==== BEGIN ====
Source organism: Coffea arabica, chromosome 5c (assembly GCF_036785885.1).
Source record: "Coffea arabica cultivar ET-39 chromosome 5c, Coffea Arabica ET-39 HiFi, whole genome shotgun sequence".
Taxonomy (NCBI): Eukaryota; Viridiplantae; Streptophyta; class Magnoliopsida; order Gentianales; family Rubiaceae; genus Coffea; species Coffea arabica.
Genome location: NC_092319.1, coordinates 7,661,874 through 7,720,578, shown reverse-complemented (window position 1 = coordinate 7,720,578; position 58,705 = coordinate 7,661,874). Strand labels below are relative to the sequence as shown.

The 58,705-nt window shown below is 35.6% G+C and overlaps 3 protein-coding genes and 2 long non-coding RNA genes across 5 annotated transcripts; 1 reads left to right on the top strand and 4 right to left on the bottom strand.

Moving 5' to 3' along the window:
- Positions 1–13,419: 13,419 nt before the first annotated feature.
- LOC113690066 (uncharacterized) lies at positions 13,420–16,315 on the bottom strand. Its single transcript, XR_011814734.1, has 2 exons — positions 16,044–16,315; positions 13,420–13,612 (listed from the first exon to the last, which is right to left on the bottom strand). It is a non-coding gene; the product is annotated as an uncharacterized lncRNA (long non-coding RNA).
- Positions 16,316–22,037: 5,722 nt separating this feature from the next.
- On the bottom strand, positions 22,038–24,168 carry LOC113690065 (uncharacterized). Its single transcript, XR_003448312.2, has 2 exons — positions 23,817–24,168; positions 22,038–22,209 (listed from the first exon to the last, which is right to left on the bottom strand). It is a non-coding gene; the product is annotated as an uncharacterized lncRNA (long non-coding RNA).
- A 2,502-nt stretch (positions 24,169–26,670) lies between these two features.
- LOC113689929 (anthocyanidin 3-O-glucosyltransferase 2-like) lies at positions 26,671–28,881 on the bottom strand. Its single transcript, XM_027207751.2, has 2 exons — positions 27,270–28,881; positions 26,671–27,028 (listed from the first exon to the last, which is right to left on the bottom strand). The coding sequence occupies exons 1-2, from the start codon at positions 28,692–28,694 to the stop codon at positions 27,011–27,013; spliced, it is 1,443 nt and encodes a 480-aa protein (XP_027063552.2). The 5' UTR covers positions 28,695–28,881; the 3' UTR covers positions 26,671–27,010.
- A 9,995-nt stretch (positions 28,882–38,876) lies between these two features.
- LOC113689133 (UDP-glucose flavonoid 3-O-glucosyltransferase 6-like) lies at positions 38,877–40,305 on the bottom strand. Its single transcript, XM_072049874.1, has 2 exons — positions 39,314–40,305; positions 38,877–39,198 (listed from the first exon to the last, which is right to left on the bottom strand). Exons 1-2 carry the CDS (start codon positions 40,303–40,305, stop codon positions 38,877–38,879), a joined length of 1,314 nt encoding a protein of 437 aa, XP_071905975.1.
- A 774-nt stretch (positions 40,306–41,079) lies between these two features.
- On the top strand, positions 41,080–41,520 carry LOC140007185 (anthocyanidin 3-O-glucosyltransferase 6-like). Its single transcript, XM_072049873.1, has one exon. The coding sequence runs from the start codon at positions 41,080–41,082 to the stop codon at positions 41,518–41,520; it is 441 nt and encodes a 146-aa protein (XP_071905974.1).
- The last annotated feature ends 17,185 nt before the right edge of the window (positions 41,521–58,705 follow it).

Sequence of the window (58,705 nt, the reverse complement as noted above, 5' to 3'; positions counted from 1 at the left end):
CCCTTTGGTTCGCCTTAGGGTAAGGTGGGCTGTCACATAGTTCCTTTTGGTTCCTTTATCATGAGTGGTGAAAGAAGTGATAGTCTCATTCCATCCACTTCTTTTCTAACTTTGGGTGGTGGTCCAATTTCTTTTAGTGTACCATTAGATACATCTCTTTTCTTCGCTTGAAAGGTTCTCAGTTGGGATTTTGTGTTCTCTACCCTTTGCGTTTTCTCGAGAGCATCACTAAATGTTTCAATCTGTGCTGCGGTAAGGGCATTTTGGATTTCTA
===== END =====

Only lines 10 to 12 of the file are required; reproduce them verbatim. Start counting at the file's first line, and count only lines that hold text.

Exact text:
- On the bottom strand, positions 22,038–24,168 carry LOC113690065 (uncharacterized). Its single transcript, XR_003448312.2, has 2 exons — positions 23,817–24,168; positions 22,038–22,209 (listed from the first exon to the last, which is right to left on the bottom strand). It is a non-coding gene; the product is annotated as an uncharacterized lncRNA (long non-coding RNA).
- A 2,502-nt stretch (positions 24,169–26,670) lies between these two features.
- LOC113689929 (anthocyanidin 3-O-glucosyltransferase 2-like) lies at positions 26,671–28,881 on the bottom strand. Its single transcript, XM_027207751.2, has 2 exons — positions 27,270–28,881; positions 26,671–27,028 (listed from the first exon to the last, which is right to left on the bottom strand). The coding sequence occupies exons 1-2, from the start codon at positions 28,692–28,694 to the stop codon at positions 27,011–27,013; spliced, it is 1,443 nt and encodes a 480-aa protein (XP_027063552.2). The 5' UTR covers positions 28,695–28,881; the 3' UTR covers positions 26,671–27,010.